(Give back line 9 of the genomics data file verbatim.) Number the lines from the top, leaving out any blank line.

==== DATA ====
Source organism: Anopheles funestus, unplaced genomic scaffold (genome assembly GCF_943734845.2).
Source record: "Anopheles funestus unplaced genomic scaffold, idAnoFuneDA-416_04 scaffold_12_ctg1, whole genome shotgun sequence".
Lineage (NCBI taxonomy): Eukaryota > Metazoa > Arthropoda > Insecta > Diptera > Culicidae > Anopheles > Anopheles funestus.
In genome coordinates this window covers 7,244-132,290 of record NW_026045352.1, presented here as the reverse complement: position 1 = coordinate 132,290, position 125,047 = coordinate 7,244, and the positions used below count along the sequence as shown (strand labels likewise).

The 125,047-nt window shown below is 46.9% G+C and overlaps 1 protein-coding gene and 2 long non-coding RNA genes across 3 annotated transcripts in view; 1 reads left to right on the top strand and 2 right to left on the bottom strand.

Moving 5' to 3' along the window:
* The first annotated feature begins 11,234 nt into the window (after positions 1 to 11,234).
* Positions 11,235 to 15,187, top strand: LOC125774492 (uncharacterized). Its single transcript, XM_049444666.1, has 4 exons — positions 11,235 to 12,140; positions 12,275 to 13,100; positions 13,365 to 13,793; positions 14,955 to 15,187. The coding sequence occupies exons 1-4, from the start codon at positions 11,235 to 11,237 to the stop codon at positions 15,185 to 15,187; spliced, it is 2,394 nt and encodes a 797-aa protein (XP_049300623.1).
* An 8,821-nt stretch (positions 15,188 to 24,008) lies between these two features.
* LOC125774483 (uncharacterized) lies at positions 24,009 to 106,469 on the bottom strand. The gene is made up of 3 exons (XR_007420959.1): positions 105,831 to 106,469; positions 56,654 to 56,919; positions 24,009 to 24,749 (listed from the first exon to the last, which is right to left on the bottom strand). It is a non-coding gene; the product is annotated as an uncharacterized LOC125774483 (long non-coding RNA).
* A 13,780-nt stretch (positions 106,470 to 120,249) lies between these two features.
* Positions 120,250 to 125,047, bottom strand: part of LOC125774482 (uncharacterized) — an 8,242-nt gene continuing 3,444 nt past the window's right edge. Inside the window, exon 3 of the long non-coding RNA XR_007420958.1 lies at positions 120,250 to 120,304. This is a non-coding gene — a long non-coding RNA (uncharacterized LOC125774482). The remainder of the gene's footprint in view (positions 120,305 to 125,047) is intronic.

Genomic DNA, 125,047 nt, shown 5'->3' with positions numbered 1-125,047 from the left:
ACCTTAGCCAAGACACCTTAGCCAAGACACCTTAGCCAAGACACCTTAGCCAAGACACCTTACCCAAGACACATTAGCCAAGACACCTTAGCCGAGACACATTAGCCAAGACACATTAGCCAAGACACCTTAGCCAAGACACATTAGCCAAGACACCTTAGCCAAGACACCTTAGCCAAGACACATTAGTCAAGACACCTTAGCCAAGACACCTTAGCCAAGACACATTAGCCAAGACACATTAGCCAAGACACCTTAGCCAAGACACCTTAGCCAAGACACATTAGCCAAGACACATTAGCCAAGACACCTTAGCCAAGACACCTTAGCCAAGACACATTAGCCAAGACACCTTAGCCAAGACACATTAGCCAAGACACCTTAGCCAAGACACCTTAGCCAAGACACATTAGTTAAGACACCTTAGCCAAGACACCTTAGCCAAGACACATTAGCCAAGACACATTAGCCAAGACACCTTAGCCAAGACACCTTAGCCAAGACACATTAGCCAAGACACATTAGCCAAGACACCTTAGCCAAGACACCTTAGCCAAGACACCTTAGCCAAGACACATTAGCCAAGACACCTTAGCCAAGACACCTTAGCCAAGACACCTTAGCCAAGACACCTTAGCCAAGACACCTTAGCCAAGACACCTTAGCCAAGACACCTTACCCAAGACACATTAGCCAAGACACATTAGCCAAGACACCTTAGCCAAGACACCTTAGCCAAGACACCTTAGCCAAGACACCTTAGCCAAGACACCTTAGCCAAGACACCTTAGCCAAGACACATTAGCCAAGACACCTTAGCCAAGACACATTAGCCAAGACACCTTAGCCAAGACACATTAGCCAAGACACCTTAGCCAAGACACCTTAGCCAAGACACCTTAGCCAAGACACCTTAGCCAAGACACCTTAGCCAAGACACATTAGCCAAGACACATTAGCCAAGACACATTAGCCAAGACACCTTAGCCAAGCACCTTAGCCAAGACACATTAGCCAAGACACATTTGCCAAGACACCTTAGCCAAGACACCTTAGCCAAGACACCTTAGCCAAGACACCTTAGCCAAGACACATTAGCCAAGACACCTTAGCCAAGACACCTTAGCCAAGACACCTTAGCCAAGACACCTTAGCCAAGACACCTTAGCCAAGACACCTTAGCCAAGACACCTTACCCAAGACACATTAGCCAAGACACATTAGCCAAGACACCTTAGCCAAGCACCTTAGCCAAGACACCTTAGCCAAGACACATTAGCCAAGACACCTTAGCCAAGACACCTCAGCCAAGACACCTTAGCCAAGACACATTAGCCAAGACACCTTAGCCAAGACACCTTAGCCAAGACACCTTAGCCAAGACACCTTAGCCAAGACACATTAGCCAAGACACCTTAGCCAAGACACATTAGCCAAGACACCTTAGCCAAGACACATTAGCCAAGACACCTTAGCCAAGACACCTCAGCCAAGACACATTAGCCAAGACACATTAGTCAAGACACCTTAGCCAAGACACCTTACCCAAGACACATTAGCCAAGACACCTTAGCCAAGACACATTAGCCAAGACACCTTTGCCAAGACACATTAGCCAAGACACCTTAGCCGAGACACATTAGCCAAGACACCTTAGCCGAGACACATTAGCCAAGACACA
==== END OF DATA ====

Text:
* An 8,821-nt stretch (positions 15,188 to 24,008) lies between these two features.